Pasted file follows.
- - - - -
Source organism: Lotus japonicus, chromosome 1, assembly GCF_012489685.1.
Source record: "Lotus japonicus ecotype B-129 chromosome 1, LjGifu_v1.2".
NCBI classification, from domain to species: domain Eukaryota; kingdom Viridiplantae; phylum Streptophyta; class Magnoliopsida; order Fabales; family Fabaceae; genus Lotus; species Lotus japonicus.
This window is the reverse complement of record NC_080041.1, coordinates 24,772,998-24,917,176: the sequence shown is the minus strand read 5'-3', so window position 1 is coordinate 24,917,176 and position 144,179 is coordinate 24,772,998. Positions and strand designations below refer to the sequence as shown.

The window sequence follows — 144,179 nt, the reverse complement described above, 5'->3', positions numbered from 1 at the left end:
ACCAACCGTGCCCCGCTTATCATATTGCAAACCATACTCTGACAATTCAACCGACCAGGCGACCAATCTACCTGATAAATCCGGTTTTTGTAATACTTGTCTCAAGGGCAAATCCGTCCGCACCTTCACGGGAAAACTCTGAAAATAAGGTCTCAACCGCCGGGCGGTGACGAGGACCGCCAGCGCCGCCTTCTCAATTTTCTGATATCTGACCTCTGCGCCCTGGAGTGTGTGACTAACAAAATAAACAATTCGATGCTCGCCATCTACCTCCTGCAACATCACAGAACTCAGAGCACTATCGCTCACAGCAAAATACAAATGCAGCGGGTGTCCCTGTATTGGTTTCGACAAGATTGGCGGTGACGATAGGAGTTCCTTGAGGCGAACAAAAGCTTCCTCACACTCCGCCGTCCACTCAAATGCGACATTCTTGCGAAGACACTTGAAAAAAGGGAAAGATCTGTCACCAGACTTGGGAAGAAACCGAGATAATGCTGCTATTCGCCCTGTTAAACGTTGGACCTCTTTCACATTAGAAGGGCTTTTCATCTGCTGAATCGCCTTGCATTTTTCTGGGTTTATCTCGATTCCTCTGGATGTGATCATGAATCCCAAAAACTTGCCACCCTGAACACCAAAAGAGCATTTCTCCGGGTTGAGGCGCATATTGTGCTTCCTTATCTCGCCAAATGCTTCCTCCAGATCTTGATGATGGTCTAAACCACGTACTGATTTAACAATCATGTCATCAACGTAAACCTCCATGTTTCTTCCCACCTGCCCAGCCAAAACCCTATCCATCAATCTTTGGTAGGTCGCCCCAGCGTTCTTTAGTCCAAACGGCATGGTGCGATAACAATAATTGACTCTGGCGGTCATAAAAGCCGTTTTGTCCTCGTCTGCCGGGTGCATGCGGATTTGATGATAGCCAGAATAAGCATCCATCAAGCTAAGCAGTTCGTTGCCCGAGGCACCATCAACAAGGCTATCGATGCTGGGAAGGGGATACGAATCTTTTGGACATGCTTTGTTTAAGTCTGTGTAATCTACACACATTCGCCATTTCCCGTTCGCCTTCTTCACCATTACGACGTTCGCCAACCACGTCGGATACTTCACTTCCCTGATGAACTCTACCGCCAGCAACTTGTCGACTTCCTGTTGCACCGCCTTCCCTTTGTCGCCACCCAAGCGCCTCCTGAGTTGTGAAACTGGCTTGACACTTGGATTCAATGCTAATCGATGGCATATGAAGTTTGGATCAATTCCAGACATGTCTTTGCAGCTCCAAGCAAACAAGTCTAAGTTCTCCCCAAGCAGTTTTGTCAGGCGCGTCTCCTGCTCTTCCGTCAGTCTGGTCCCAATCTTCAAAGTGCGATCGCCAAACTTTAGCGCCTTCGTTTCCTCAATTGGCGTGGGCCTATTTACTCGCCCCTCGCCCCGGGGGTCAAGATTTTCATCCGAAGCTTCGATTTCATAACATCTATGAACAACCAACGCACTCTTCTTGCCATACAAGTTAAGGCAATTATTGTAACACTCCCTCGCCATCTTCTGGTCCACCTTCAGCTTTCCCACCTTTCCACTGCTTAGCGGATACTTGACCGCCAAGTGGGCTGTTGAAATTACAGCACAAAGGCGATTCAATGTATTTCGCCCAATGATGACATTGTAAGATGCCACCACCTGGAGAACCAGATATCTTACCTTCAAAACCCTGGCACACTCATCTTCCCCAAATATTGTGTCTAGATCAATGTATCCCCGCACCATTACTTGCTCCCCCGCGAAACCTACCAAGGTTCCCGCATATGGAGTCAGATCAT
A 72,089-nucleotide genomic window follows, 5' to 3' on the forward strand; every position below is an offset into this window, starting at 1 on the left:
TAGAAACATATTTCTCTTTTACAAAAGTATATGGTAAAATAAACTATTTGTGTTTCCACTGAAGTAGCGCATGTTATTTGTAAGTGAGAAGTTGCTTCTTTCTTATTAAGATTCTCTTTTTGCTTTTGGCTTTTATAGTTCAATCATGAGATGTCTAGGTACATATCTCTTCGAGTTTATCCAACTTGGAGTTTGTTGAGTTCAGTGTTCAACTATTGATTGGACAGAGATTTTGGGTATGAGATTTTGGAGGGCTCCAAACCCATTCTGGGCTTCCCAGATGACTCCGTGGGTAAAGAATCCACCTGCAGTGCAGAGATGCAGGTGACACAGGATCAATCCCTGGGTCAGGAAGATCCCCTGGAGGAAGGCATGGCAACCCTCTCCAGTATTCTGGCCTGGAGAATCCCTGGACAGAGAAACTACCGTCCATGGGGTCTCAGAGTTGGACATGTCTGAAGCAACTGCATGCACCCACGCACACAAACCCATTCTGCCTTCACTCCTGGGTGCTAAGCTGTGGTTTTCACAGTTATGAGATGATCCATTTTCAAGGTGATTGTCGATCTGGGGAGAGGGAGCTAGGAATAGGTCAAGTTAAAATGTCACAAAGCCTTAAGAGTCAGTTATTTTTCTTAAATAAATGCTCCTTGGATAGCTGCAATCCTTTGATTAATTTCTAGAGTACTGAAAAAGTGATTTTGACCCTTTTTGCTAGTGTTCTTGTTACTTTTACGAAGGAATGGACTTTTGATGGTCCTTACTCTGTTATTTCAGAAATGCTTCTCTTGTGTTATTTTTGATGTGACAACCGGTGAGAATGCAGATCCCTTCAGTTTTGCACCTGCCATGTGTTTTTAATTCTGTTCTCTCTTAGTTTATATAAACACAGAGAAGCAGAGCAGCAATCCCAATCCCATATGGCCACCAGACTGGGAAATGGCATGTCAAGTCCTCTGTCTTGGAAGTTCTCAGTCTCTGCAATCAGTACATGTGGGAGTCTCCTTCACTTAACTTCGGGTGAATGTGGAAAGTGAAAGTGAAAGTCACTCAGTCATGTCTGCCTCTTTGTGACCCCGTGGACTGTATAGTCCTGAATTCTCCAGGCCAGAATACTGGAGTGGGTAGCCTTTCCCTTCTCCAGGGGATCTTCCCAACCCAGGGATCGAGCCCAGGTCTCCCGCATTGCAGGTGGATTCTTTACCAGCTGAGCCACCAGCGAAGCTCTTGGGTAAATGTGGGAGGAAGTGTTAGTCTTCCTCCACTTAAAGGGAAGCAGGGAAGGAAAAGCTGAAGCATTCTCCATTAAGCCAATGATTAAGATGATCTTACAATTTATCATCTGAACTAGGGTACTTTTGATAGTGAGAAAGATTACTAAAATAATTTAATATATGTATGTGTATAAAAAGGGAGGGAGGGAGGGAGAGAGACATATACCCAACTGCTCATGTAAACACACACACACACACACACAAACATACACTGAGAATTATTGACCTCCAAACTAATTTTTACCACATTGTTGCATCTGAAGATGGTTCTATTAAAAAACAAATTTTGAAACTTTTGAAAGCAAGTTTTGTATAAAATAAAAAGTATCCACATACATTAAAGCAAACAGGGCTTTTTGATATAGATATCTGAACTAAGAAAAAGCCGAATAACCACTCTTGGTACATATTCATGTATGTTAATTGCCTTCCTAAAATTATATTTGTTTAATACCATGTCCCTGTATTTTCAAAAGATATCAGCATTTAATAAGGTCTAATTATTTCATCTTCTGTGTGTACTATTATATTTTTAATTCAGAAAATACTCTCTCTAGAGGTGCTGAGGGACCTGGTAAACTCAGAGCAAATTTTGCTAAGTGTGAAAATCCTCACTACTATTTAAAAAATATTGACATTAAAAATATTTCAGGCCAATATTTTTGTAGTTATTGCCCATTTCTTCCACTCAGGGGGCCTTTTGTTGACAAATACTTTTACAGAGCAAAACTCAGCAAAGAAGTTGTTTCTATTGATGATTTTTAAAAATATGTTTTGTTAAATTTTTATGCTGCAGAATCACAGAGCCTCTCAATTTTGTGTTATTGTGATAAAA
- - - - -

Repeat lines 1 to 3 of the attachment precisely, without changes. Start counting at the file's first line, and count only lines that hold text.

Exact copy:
Source organism: Lotus japonicus, chromosome 1, assembly GCF_012489685.1.
Source record: "Lotus japonicus ecotype B-129 chromosome 1, LjGifu_v1.2".
NCBI classification, from domain to species: domain Eukaryota; kingdom Viridiplantae; phylum Streptophyta; class Magnoliopsida; order Fabales; family Fabaceae; genus Lotus; species Lotus japonicus.